Tom G. Wolf / February 11, 2019
Death is a touchy subject for most people. Intellectually, we know it’s inevitable, and yet it’s almost never discussed—until necessity intervenes. And for those of us who have spent time contemplating how we’ll depart this mortal coil, it tends to be in a fairly hopeful fashion: we’re lucid, surrounded by friends and family, and perhaps sharing a few choice departing words before fading away into the aether.
This isn’t particularly surprising; in the modern Western world, we’re arguably far more insulated from death than ever before in human history. Infant mortality is low, human lifespans are getting longer (and senior citizens are shuffled off to hospitals or palliative care to die), violent accidents in the workplace are the exception and not the rule, and large-scale epidemics are nearly unheard of. But the truth, of course, is that death is often ugly, brutish, and totally out of our control. In his 2018 book The Frighteners: Why We Love Monsters, Ghosts, Death & Gore, Reverend Peter Laws notes the sharp disparity between expectation and reality—and speaks in support of a greater awareness around it:
Yes, death can be surprisingly peaceful, but sometimes it’s loud and too painful to even think straight, never mind communicate. At least macabre culture has an honesty about it. It reminds us of the loud, untimely, sudden death. It’s a bleak but helpful caution that we ought not idealise our passing. Rather we might do well to share our love with others before we reach the deathbed. On the deathbed, it might be messy.
Nonetheless, media that reminds us of this fact tends to be poorly received by the public at large. Anyone who’s been involved in a fringe culture—heavy metal, goth, horror or occultism, to name a few—is well aware of this. In the most extreme cases, these subcultures are used as scapegoats, and a moral panic results.
But few films have stoked public outrage like 1978’s Faces of Death. One of the most notorious shockumentaries ever made, 2018 marked the film’s strangely auspicious 40th anniversary. Though it never hit Satanic Panic levels of notoriety, it would be fair to say that Faces of Death was viewed as a sign of profligate times by many authority figures. It was cited in a late-80s murder trial and multiple lawsuits followed in the subsequent decades after its release, as concerned parents tried to shield their children from its “corrupting” influence. Consequently, and predictably, Faces of Death would grow to become an underground phenomenon.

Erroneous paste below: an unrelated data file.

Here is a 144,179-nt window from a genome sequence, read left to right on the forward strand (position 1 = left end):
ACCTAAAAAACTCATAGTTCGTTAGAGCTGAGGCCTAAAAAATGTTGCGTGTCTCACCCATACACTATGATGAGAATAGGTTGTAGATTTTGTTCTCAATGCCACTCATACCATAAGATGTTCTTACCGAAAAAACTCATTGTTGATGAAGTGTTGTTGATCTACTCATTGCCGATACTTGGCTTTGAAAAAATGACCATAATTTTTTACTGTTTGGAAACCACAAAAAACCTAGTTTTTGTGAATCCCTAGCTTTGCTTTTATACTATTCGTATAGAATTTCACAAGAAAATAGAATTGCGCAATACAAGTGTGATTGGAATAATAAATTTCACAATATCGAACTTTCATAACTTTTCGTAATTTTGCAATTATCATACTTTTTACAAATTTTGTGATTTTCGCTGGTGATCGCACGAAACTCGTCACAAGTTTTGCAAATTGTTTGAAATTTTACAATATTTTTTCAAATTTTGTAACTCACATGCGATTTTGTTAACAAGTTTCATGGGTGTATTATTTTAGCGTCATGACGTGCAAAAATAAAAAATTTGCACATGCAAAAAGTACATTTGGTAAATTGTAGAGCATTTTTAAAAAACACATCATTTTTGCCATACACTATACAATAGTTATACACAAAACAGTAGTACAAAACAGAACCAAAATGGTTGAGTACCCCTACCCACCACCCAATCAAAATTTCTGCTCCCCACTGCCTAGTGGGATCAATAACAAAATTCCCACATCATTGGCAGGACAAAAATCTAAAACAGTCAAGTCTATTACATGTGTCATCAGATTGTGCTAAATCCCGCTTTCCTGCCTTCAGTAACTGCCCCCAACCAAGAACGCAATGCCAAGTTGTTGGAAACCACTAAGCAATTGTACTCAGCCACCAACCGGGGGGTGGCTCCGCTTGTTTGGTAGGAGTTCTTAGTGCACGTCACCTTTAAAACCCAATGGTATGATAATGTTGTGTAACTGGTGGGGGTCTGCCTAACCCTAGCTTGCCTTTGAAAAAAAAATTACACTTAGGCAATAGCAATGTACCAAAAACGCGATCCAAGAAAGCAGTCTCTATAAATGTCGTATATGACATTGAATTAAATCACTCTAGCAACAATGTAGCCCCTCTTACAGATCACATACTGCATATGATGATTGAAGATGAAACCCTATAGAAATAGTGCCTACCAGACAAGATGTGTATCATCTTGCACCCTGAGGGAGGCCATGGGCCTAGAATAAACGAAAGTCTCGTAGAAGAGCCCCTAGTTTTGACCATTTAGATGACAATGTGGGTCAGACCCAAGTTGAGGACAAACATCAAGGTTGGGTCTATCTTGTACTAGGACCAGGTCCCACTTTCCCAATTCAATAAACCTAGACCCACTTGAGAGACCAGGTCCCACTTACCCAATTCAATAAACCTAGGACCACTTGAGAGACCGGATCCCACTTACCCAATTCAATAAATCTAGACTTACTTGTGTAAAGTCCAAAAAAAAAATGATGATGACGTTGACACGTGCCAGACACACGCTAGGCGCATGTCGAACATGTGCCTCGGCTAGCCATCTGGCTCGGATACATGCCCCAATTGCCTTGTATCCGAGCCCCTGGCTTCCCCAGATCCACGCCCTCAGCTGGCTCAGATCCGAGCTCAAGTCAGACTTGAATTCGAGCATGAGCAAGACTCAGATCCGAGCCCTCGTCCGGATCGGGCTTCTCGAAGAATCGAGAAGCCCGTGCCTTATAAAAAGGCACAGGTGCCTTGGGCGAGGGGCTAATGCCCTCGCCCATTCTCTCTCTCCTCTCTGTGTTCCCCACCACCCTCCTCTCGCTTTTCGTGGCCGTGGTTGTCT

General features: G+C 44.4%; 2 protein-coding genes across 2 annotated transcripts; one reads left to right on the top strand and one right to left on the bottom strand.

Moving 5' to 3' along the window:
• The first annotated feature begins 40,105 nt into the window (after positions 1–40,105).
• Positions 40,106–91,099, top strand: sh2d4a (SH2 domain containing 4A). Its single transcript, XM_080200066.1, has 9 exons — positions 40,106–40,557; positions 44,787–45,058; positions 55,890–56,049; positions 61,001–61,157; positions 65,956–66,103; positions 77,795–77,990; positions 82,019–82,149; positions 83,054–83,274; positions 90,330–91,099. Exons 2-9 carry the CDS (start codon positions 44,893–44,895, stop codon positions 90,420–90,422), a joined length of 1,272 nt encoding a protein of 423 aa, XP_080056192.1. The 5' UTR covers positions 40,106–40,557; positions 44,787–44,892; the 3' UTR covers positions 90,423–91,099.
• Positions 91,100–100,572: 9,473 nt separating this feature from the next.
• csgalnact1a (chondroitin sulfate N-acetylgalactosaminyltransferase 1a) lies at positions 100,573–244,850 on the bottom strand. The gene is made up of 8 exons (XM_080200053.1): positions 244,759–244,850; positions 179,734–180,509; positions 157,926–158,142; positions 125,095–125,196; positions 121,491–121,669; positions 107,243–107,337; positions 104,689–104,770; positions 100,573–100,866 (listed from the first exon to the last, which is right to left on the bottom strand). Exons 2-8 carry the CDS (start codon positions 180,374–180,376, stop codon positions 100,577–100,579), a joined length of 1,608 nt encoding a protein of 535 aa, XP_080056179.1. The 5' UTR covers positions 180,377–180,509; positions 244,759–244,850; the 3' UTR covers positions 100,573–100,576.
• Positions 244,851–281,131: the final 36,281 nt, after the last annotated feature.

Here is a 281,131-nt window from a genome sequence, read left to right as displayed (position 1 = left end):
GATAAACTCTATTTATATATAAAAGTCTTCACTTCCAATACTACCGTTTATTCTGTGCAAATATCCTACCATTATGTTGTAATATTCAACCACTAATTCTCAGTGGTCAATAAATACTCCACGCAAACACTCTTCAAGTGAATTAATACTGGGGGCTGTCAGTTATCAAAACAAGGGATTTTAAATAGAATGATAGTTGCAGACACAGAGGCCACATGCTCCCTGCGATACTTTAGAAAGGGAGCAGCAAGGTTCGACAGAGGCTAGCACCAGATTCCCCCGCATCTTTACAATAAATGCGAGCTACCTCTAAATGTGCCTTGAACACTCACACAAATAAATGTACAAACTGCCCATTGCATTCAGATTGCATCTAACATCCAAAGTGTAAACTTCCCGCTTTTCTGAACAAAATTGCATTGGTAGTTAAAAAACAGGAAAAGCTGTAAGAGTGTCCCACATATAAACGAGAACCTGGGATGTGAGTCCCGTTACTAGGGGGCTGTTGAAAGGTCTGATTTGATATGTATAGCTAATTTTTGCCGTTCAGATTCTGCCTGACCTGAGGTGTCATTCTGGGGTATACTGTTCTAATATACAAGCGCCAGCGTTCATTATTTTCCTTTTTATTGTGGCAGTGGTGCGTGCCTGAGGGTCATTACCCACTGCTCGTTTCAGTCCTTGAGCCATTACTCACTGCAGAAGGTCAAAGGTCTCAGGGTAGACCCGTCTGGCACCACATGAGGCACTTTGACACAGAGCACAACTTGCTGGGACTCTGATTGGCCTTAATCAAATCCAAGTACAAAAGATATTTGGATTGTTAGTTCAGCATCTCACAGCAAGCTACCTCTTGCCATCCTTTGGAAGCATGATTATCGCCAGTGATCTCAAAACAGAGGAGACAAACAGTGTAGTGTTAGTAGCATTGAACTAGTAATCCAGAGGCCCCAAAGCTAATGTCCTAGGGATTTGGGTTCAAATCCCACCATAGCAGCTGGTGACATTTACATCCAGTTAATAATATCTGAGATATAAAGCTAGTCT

“Experience the graphic reality of DEATH, close-up…”
Part documentary and part gross-out, Faces of Death was always bound for notoriety. By claiming to offer footage of real death captured on film, it immediately marked itself out from the many other mondo-influenced documentaries doing the rounds in the decade. The fact that it was a box-office smash in Japan—and in a piece of astute marketing, claimed to be banned in many other countries—only aided in its blatant pursuit of “otherness.”
For a reader who grew up in the internet era, it’s difficult to grasp just how significant the film was upon its release. In 2019, real-life violence and atrocities are just a few clicks away on the internet—beheadings by the Islamic State, grisly accidents caught on video, crime scene photos, horrific album covers, and more are all to be had by anyone with a morbid curiosity and an ironclad stomach. Faces of Death probably seems positively dull by comparison.